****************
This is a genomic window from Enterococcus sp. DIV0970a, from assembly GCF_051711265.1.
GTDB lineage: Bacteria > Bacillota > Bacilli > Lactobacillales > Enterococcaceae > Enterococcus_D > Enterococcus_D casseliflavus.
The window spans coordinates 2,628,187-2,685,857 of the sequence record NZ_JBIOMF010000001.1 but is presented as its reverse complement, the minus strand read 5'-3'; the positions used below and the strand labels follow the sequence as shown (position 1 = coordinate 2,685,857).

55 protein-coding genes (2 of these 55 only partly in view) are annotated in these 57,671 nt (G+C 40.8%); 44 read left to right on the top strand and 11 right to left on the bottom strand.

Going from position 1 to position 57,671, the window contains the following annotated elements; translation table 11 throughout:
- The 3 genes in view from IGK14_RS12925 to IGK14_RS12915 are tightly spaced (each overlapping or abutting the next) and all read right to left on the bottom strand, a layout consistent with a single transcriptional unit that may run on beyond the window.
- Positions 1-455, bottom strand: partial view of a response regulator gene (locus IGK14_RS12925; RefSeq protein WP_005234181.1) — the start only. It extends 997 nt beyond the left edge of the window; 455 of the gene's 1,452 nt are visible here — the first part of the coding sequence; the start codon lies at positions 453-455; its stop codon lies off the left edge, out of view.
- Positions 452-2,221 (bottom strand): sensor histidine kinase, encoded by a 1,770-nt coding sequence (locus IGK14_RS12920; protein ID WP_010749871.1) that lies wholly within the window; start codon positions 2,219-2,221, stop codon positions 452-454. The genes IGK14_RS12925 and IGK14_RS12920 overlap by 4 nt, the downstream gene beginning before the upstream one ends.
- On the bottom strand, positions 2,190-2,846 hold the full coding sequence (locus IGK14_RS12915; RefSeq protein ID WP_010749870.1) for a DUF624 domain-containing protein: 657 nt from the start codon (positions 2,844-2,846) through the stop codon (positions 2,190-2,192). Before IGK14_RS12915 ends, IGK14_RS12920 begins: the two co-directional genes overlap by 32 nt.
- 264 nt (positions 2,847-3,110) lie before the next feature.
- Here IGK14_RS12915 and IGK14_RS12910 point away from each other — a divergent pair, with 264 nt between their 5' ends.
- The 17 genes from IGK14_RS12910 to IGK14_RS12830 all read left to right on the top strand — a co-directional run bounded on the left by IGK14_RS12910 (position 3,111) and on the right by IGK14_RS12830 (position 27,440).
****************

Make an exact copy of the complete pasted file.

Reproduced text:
This is a genomic window from Enterococcus sp. DIV0970a, from assembly GCF_051711265.1.
GTDB lineage: Bacteria > Bacillota > Bacilli > Lactobacillales > Enterococcaceae > Enterococcus_D > Enterococcus_D casseliflavus.
The window spans coordinates 2,628,187-2,685,857 of the sequence record NZ_JBIOMF010000001.1 but is presented as its reverse complement, the minus strand read 5'-3'; the positions used below and the strand labels follow the sequence as shown (position 1 = coordinate 2,685,857).

55 protein-coding genes (2 of these 55 only partly in view) are annotated in these 57,671 nt (G+C 40.8%); 44 read left to right on the top strand and 11 right to left on the bottom strand.

Going from position 1 to position 57,671, the window contains the following annotated elements; translation table 11 throughout:
- The 3 genes in view from IGK14_RS12925 to IGK14_RS12915 are tightly spaced (each overlapping or abutting the next) and all read right to left on the bottom strand, a layout consistent with a single transcriptional unit that may run on beyond the window.
- Positions 1-455, bottom strand: partial view of a response regulator gene (locus IGK14_RS12925; RefSeq protein WP_005234181.1) — the start only. It extends 997 nt beyond the left edge of the window; 455 of the gene's 1,452 nt are visible here — the first part of the coding sequence; the start codon lies at positions 453-455; its stop codon lies off the left edge, out of view.
- Positions 452-2,221 (bottom strand): sensor histidine kinase, encoded by a 1,770-nt coding sequence (locus IGK14_RS12920; protein ID WP_010749871.1) that lies wholly within the window; start codon positions 2,219-2,221, stop codon positions 452-454. The genes IGK14_RS12925 and IGK14_RS12920 overlap by 4 nt, the downstream gene beginning before the upstream one ends.
- On the bottom strand, positions 2,190-2,846 hold the full coding sequence (locus IGK14_RS12915; RefSeq protein ID WP_010749870.1) for a DUF624 domain-containing protein: 657 nt from the start codon (positions 2,844-2,846) through the stop codon (positions 2,190-2,192). Before IGK14_RS12915 ends, IGK14_RS12920 begins: the two co-directional genes overlap by 32 nt.
- 264 nt (positions 2,847-3,110) lie before the next feature.
- Here IGK14_RS12915 and IGK14_RS12910 point away from each other — a divergent pair, with 264 nt between their 5' ends.
- The 17 genes from IGK14_RS12910 to IGK14_RS12830 all read left to right on the top strand — a co-directional run bounded on the left by IGK14_RS12910 (position 3,111) and on the right by IGK14_RS12830 (position 27,440).